Testing implementation details is usually a bad idea

There are several disadvantages to testing implementation details.

Testing implementation details conjures images of a super-corporate culture where only management is allowed to make decisions. If management has to know about the minutiae of every decision and there is no autonomy, creativity is discouraged, and the productivity pace is considerably slowed. Also if there's a vicious approval cycle, changes and initiatives take much longer to be implemented. All because we need sign-off from managers. A better approach sees management providing directives and examining the output of the department. This way the department is free to devise its own strategies for meeting its mandate. They can change the internals however they see fit, once the outcome is preserved.

It's a similar situation with testing internals. In much the same way as a corporate company, testing internals creates rigidity in our code base that slows us down and doesn't provide much value.

To illustrate my points below let's consider a buggy implementation of a CacheClient. Let's imagine this is a thin wrapper around some library that allows us to talk to a cache.

class CacheClient:

    def _generate_namespaced_key(self, key: str) -> str:
        """Generate a namespace to avoid collisions"""
        return f"pluto-{key}"

    def set(self, key: str, value: object):
        """Sets a value in the cache"""
        namedspace_key = self._generate_namespaced_key(key)
        # Oops, we forgot to use the namespaced key
        self._set_data(key, value)  

    def get(self, key: str) -> object:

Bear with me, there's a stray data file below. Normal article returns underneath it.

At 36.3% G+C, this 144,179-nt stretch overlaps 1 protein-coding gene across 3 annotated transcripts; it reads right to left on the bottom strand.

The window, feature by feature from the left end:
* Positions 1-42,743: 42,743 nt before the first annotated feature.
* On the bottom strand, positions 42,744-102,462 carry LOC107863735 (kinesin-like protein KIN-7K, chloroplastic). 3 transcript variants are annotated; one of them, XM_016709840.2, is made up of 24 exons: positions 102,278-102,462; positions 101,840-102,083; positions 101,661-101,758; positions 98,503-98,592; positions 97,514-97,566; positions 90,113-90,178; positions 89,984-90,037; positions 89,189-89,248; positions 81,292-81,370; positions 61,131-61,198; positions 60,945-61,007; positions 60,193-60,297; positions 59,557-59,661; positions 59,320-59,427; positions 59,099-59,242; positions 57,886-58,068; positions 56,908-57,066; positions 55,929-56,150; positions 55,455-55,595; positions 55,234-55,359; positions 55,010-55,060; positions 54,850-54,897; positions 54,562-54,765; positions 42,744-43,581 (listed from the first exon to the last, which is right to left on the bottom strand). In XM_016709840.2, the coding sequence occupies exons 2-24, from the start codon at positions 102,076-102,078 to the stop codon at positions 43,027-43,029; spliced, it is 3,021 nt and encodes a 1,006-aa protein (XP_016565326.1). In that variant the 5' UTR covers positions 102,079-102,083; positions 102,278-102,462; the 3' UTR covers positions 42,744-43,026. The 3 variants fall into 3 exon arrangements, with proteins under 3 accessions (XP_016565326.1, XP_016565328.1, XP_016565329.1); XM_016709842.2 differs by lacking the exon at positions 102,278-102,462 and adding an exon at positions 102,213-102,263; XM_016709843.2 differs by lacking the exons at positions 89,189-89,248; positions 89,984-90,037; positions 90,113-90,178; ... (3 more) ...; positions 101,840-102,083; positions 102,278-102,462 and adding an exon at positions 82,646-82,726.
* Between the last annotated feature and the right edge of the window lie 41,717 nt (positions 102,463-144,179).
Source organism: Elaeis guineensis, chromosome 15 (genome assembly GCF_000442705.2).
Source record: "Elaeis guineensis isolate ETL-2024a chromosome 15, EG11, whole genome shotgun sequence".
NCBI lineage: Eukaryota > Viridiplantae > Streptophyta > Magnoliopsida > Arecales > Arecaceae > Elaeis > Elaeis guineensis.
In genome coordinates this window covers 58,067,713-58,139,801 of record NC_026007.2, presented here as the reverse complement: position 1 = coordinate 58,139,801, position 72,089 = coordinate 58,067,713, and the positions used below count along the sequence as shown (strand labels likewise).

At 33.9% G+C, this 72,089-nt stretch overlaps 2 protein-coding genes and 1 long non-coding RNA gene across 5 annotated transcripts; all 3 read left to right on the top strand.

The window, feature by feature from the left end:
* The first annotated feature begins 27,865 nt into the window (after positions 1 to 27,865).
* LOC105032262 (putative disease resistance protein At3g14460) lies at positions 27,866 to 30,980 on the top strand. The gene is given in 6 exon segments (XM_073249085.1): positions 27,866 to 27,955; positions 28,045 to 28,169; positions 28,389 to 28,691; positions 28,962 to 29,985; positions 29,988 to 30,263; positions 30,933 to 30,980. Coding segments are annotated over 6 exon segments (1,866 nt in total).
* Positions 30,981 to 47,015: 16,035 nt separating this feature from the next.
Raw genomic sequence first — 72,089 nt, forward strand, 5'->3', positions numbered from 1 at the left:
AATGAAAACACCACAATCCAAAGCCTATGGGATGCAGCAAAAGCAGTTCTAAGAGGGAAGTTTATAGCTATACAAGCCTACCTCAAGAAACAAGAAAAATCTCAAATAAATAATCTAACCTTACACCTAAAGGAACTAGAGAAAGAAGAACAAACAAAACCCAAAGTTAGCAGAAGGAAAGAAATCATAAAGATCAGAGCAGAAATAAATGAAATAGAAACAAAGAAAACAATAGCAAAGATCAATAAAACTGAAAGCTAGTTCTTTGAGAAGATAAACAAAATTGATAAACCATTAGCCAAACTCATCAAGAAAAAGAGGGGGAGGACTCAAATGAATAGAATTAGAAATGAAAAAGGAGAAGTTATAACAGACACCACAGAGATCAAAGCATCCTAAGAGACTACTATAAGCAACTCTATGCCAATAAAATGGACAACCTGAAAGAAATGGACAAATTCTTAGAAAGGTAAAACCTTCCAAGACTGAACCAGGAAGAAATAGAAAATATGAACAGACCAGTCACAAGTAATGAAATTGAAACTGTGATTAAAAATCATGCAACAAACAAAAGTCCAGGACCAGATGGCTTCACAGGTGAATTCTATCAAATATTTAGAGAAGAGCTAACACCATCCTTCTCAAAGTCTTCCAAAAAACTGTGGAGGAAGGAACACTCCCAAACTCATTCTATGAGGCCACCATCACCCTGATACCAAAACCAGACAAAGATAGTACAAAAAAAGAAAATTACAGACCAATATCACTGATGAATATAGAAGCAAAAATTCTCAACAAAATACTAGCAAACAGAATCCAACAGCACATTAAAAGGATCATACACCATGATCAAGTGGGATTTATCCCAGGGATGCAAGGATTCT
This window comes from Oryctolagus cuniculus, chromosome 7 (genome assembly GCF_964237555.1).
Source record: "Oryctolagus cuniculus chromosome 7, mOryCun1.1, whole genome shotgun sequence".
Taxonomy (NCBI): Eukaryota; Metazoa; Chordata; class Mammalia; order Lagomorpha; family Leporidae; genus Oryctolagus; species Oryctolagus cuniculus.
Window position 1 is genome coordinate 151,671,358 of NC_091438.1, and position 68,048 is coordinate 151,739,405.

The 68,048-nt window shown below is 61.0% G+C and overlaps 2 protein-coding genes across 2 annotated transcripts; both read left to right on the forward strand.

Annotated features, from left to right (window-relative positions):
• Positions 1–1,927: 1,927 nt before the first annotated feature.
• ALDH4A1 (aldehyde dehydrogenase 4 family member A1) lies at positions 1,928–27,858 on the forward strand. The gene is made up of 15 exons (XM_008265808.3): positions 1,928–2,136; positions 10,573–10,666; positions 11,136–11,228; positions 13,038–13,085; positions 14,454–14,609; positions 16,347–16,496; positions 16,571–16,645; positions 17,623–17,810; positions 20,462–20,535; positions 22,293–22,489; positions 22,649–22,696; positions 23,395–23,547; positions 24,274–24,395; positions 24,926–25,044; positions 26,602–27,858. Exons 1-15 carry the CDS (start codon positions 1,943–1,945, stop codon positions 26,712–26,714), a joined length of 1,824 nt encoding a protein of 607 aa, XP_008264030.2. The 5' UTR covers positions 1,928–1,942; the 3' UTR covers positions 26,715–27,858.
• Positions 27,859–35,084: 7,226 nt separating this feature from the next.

"""Retrieves a value from the cache"""
        namespaced_key = self._generate_namespaced_key(key)
        return self._get_data(key)

The CacheClient has public set and get methods that store and retrieve data from the cache. It prepends a prefix to the provided cache key to accomplish some namespacing. In a full example, the prefixes could be used to namespace different uses of the cache client across the codebase to avoid potential collisions. I've kept it simple and just used the prefix "pluto".

Non-behavioral changes cause breakage

When we refactor our code the tests break because they are too tightly coupled to the implementation. If we change a variable name or make any changes to the implementation our tests break. This is undesirable because we haven't even changed the behavior. From an application perspective, we haven't changed how a component works (behavior) yet still we have to update the tests.

Let's consider a quick test that illustrates the point.

def test_that_checks_how_data_is_saved_in_the_cache():
    cache_client = CacheClient()
    cache_client.set("my-key", "my-value")

    # This uses the _generate_namespaced_key and _get_data functions
    namespaced_key = cache_client._generate_namespaced_key("my-key")
    assert cache_client._get_data(namespaced_key) == "my-value"

If we decide that _generate_prefix is a better name, the test breaks. The actual behavior though hasn't changed. The get and set functions still work. Any test that couples to the internals will break unnecessarily when we do refactors that don't change behavior. In this case, the behavior is getting and setting data.

It may provide a false sense of security

If our tests interact with our components or units in a different way than our production code does, we risk our tests verifying irrelevant scenarios. I left a bug in the implementation before. Let's examine a test that doesn't capture this bug.

def test_data_set_in_cache():
    cache_client = CacheClient()

    key = "my-key"
    value = "value"

    namespaced_key = cache_client._generate_namespaced_key(key=key)
    # this test calls cache_client._set_data(key=namespaced_key, value=value)
    # but our implementation calls cache_client._set_data(key=key, value=value)
    cache_client._set_data(namespaced_key, value)

    # this test passes
    assert cache_client.get(key=key) == value